"Estonia does not give in to the pressure of any foreign state in matters related to the impartial application of the law on the Estonian territory. As for Sputnik, the Estonian authorities apply, in accordance with the Estonian legal order, the EU sanctions policy, which was adopted, in particular, against a number of Russian citizens who supported the aggression against Ukraine," Reinsalu wrote on Facebook on Thursday.
On 18 December the Rossiya Segodnya news agency said that employees of Sputnik Estonia had received letters from the Baltic country’s Police and Border Guard Board that warned they would face criminal prosecution unless they severed their ties with the Moscow-based parent news agency by 1 January. The Estonian authorities cited the 2014 EU sanctions as a pretext for potential legal action. Rossiya Segodnya has insisted that it is not mentioned on any EU sanctions lists.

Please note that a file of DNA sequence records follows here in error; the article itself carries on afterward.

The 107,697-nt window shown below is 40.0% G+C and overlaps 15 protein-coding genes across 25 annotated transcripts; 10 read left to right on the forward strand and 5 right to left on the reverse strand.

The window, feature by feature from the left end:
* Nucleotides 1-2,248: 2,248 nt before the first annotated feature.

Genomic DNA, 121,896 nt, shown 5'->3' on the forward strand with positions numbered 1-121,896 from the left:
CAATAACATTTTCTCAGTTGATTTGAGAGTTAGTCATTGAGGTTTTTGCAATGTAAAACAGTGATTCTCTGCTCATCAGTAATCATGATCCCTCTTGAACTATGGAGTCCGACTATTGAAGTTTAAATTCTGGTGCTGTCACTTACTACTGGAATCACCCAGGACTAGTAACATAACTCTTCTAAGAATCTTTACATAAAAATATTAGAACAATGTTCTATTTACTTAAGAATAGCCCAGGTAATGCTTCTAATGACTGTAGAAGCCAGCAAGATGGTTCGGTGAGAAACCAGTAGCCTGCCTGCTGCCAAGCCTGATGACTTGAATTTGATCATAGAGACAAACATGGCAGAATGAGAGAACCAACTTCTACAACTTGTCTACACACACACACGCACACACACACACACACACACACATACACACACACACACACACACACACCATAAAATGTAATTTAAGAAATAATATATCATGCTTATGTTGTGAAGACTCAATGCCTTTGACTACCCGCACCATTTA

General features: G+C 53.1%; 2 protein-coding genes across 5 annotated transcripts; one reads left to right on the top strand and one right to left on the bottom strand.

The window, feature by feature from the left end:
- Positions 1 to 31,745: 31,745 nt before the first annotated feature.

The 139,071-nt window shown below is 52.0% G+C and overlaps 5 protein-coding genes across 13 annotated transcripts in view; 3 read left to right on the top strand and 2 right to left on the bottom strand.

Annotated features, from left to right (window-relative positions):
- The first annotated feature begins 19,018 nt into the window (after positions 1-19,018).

Sputnik and RT editor-in-chief Margarita Simonyan has called on Estonian President Kersti Kaljulaid to prevent the arrest of Sputnik Estonia employees. Moscow has also warned that a harsh response will follow if pressure on the journalists continues.
The situation around Sputnik Estonia has sparked an international reaction, with Harlem Desir, the head of the Organization for Security and Co-operation in Europe media watchdog, urging Tallinn to "refrain from unnecessary limitations on the work of foreign media that can affect the free flow of information." Brussels, in turn, pledged to deal with the issue, adding that the implementation and enforcement of the EU's restrictive measures was the unique responsibility of member states.